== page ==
International Space Station
In 1998, when the first module of the new International Space Station launched from the Baikonur cosmodrome in Kazakhstan, world attention once again riveted towards space, this time to witness a new beginning. Twenty-one flights into a 90-flight assembly sequence as of this month, the ISS is already a spacecraft of unprecedented capability for advancing the human exploration of space.
Image at right: International Space Station configuration as of March 2005. Credit: NASA + View Image
Unlike the first era of space flight that began with Yuri Gagarin's flight in 1961, characterized by Cold War competition and "a space race," this new era of space flight is heralded as the age of the "International Astronautics and Cosmonautics." It began on the eighth flight to the ISS, when Commander Bill Shepherd, Soyuz Commander Yuri Gidzenko and Flight Engineer Sergei Krikalev of Expedition One, opened the hatch to ISS on Nov. 2, 2000. Human space flight is now characterized by internationalism and partnership, with fresh approaches to scientific research and commercialization. A future pathway for space exploration and business is now being enabled.
Never before had nations on Earth committed to such a monumental engineering integration task whose scope and complexity outstripped any previous efforts for earth orbiting stations. With one million pounds of hardware under development in locations throughout world, it took new forms of intergovernmental agreements and Memorandums of Understanding among five space agencies in the United States, Canada, Europe, Japan and Russia, to lace together one huge international team from 16 countries (Belgium, Brazil, Canada, Denmark, France, Germany, Italy, Japan, the Netherlands, Norway, Russia, Spain, Sweden, Switzerland, United Kingdom and the United States) dedicated to building and operating a human outpost in space, with permanent international presence, poised for unknown challenges and discoveries. The legal agreements meticulously outlined each Partner's contributions, and share of common operating responsibilities, utilization opportunities and crew time. Also unique to the ISS Program were barter arrangements where partners could trade their shares in these responsibilities across hardware, operations, people and science.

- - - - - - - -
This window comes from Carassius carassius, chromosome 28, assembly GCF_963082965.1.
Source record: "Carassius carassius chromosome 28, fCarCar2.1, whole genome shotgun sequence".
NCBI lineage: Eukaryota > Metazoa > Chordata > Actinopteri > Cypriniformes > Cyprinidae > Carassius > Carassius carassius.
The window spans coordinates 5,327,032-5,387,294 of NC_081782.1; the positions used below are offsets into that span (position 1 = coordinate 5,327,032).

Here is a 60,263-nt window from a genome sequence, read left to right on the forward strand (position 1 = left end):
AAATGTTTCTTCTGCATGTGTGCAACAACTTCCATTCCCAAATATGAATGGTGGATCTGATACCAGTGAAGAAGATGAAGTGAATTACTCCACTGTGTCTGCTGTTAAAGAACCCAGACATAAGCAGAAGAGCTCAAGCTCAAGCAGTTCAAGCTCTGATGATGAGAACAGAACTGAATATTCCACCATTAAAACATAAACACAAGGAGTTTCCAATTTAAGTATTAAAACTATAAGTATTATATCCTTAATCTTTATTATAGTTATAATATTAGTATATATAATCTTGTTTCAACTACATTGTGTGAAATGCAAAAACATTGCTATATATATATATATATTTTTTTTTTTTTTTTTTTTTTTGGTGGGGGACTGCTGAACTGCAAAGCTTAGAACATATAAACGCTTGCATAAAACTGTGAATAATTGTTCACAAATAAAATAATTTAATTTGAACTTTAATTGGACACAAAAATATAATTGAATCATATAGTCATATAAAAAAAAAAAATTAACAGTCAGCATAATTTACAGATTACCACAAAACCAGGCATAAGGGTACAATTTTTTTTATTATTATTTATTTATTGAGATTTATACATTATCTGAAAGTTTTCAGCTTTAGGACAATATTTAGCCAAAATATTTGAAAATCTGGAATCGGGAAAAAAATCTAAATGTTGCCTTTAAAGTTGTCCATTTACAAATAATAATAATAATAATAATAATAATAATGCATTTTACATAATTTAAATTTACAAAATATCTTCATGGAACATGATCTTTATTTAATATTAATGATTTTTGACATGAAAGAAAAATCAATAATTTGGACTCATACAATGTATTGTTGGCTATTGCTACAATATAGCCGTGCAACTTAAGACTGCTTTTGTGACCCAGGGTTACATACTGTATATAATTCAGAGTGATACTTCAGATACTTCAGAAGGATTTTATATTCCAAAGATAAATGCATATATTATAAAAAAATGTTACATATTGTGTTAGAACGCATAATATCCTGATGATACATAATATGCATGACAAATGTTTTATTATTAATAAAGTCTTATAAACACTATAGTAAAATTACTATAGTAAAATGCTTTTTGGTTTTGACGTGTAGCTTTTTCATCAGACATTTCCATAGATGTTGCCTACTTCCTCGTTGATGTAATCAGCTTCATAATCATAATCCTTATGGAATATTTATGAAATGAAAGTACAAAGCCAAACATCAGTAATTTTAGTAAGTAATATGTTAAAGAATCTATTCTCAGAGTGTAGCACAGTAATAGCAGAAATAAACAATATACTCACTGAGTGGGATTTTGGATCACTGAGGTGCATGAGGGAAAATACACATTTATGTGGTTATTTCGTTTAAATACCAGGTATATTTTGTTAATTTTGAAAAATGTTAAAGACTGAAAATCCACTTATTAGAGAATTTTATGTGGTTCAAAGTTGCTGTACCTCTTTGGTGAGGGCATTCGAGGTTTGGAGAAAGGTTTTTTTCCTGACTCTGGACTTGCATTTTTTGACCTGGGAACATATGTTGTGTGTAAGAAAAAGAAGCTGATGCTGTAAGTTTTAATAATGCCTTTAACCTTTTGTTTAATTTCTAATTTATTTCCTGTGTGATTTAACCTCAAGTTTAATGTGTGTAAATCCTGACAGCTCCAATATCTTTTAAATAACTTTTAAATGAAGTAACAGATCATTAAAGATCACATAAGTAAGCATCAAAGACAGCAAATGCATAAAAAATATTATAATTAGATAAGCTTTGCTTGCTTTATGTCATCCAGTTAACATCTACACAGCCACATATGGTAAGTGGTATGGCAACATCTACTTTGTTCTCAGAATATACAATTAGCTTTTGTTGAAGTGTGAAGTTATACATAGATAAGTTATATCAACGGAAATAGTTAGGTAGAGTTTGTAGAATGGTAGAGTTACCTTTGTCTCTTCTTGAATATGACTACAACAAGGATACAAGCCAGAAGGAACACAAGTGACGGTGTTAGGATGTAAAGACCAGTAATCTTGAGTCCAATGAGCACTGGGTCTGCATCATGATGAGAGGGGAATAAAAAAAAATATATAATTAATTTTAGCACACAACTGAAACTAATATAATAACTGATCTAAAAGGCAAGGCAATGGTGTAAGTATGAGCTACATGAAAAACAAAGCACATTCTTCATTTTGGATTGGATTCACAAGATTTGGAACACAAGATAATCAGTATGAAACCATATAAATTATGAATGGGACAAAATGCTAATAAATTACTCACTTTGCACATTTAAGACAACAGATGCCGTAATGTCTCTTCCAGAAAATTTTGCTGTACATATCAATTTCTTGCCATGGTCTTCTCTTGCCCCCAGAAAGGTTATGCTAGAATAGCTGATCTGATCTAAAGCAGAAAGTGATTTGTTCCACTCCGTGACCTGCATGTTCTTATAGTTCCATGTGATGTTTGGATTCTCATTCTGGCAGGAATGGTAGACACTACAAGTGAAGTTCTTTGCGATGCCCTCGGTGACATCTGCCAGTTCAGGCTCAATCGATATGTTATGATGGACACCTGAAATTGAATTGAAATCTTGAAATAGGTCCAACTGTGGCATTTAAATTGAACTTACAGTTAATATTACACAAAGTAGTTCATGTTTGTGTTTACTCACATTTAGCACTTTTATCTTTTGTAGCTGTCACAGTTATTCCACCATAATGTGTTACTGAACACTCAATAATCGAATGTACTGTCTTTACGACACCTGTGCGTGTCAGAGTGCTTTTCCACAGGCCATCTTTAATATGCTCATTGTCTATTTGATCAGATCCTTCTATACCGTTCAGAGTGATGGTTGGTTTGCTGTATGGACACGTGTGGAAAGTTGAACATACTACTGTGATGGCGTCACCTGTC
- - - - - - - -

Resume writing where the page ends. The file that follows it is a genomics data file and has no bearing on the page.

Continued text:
Image at left: A view of the new Mission Control Center. The new MCC features a workstation-based operating system and an unprecedented flexibility in flight control operations. The workstation-based system replaced the obsolescent mainframe system used in the old Mission Control, reducing maintenance costs and increasing capability. The new MCC represents one of the world's most extensive fiber optics data networks and uses commercially available equipment common in today's business world. Credit: NASA + View Image
For the people working on ISS, it is also an unprecedented opportunity to contribute to the security of the United States and the world. Nations from around the world are working closely to build and operate this enormously complex outpost in space. They are doing so both from a desire to share in this destiny together, and a need to rely on the expertise and resources of each other's national wealth.
In what many view as its greatest benefit, former Cold War adversaries in the U.S. and Russia are now working together as partners, colleagues and friends. This intimate interaction between entire communities has done more to bridge fears and mistrust between these peoples in the last eight years than the efforts of diplomats over the last half-century.
Page 1: JSC Celebrates 40 Years of Human Space Flight
Page 2: JSC Origins
Page 3: JSC Origins
Page 4: JSC Origins
Page 5: Engineering the Future
Page 6: Home of the Nation's Astronaut Corps
Page 7: America's Nerve Center for Mission Operations
Page 8: America's Nerve Center for Mission Operations
Page 9: America's Nerve Center for Mission Operations
Page 10: The Triumph of Apollo
Page 11: The Triumph of Apollo
Page 12: The Triumph of Apollo
Page 13: America's First Space Station
Page 14: Expanding the Center's Role
Page 15: The Last Apollo
Page 16: Space Shuttle
Page 17: Space Shuttle
Page 18: International Space Station
Page 19: International Space Station
Page 20: The Next 40 Years